27 Jul 1943
24 Jul 1943
The Church Army servicewomen's hostel in Hobart-road, New Lambton, was officially opened by Mrs. F. De Witt Batty."
9 Dec 1943"An appeal for a radio set for the servicewomen's hostel at New Lambton has been made by the Church Army Women's Auxiliary. The hostel was proving a 'home away from home' for women in uniform. Girls were able to go in and out of the hostel at any time. Washing and ironing facilities were provided as well as free writing paper and a good library service."
20 Sep 1944"The small hostel in New Lambton for girls stationed at New Lambton R.A.A.F. centre would close at the end of the month. The school has been handed back to the Education Department. This hostel was originally run by the Y.W.C.A. Later. It was taken over by the Church Army."

The “Baby” Coal Mines of Lambton-Waratah

In the climate change debate today, there is great concern about the global impact of large coal mines. But 100 years ago, the hot topic in Newcastle was the local impact of little mines. The Newcastle Sun reported in August 1922

“A good deal of activity is noticeable among the “baby” coal mines in the hills of Waratah and Lambton. They are generally one-man affairs, the work is hard and the methods crude.”

Some were tiny burrows in a hillside, others a shaft with a wooden tripod overhead to haul up coal in buckets. In the post war economic downturn unemployed men looked to scratch a living by selling coal to nearby householders, the tough nature of their enterprise reflected in the mine names … “Try Again Colliery”, “Lone Hand”, “Perseverance”.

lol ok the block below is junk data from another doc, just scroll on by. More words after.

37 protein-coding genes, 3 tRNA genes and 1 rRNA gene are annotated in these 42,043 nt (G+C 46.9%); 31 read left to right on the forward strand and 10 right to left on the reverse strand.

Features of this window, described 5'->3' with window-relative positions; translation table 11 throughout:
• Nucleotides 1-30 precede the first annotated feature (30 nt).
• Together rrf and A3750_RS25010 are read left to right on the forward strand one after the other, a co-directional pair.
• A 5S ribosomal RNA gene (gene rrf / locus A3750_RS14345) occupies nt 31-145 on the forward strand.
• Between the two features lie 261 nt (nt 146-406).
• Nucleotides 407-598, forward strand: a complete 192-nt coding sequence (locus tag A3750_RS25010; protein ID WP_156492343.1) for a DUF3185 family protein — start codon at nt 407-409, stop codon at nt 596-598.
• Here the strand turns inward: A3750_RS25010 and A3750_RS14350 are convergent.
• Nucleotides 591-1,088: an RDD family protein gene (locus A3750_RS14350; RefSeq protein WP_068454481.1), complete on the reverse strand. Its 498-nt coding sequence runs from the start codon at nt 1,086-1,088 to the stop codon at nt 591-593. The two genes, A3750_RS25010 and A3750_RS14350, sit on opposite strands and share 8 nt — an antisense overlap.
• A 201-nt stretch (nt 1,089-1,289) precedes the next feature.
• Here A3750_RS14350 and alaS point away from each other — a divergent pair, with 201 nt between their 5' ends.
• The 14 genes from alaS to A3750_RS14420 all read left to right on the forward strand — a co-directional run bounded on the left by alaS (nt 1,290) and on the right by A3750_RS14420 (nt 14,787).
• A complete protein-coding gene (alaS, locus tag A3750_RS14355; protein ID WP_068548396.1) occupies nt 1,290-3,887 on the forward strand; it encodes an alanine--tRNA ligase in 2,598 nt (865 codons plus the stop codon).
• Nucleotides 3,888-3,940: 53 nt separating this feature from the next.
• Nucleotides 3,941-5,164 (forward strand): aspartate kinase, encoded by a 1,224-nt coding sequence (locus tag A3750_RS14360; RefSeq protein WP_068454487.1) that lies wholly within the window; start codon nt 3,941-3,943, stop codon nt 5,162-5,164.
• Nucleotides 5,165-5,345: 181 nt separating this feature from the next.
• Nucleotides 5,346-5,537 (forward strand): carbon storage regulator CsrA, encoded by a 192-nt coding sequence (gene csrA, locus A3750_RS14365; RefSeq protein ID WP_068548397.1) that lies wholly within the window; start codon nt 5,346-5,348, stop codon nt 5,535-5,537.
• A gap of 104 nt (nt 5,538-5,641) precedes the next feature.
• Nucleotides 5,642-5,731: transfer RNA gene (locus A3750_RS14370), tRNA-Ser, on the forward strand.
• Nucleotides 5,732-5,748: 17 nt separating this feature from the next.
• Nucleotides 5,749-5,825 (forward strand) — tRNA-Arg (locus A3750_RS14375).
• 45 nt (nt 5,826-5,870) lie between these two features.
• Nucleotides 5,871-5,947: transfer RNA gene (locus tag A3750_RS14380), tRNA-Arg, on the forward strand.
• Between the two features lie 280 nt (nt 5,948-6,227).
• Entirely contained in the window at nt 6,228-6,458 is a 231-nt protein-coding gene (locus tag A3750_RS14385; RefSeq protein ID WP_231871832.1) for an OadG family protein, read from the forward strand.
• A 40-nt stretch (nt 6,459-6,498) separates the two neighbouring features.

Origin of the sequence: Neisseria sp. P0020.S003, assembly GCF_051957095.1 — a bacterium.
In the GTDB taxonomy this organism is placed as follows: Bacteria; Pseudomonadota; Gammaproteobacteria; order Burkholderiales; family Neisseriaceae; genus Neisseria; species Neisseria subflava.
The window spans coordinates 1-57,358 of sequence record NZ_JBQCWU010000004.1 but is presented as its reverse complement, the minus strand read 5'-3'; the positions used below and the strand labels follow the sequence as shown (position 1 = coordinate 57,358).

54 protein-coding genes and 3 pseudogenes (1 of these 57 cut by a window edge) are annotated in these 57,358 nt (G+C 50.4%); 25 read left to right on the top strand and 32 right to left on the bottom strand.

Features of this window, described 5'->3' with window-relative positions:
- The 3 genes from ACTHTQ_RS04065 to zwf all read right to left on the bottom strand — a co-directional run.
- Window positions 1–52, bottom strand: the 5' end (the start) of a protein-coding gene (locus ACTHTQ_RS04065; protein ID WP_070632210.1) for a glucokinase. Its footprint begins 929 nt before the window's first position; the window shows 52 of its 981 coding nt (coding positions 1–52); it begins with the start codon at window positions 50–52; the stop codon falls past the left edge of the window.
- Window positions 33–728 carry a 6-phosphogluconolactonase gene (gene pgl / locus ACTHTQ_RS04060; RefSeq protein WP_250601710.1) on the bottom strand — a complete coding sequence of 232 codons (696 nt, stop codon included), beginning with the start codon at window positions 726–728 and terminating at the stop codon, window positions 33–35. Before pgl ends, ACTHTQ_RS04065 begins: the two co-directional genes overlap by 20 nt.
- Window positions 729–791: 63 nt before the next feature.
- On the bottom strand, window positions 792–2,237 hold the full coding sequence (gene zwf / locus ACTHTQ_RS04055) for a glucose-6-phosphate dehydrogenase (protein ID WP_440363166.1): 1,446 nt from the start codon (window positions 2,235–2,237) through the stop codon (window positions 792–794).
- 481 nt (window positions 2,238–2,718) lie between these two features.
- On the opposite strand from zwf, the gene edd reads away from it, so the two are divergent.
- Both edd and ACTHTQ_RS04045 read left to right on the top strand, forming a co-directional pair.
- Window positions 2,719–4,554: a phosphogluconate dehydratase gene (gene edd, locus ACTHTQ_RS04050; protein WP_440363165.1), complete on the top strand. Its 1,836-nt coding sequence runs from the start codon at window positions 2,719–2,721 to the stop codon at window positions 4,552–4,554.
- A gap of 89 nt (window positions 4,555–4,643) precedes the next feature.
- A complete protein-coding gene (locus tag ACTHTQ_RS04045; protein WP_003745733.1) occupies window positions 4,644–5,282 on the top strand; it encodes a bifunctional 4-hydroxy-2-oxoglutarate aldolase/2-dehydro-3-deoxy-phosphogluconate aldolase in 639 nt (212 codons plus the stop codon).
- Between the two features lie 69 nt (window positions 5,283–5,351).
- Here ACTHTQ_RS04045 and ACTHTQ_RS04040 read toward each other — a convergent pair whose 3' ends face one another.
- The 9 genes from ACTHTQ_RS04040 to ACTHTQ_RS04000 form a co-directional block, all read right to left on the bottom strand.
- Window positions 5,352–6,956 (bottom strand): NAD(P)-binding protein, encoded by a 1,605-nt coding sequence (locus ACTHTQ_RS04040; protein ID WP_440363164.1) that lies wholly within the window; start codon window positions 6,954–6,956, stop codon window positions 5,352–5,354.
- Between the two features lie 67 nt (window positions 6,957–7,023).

While the “baby” mines were a boon to some, they were a grievance to many. The councils were concerned about undermining of streets and damage to pipes. Residents complained of water run-off and danger to their properties. An inspection by the Department of Mines in November 1922 attended by miners and residents turned ugly and “the parties became bitter in their denunciation of each other and indulged in heated personal remarks.”

Matters weren’t helped by the Department’s manifest disinterest in resolving the dispute. Their view was that the big coal companies who owned the mineral rights were entitled to sublease to the “baby” miners, and the Department could do nothing. Waratah Council then took legal action against one of the mine owners, and the court imposed a substantial fine. By 1924 newspaper reports on the mines had disappeared. Their closure was due to a combination of factors –poor quality coal, increasing suburban development, the threat of fines, but mainly because households were moving to the new technologies of gas, and coal-fired electricity. Ironically these energy sources that were the solution to the local “baby” mines in 1922, are now central to the global climate change problem in 2022.

The North Lambton Colliery was one of the bigger “baby” mines. It was located near the underground water reservoir on Newcastle Road and ceased operation in 1924. Photo from Sydney Mail, 8 August 1923.
A map from a 1923 real estate poster shows 15 “baby” coal mines in just a two square kilometre area of Lambton and Waratah. University of Newcastle, Special Collections.

The article above was first published in the August 2022 edition of The Local.


Additional Information

The locality sketch on the 1923 real estate poster shows 17 “baby” mines. Many of them are unknown apart from their name on this map.

  1. Bayley’s Reward Colliery
  2. The Bowler Colliery
  3. Brown Hill Colliery
  4. Carclew Colliery
  5. Clay Cross No. 2 Colliery
  6. Federal Colliery
  7. Hanbury Colliery
  8. Meadow Colliery
  9. The Nest Colliery
  10. Perseverance Colliery
  11. Red Bank Colliery
  12. Sea View Colliery
  13. Silverdale Colliery
  14. Talk o’ the Hill Colliery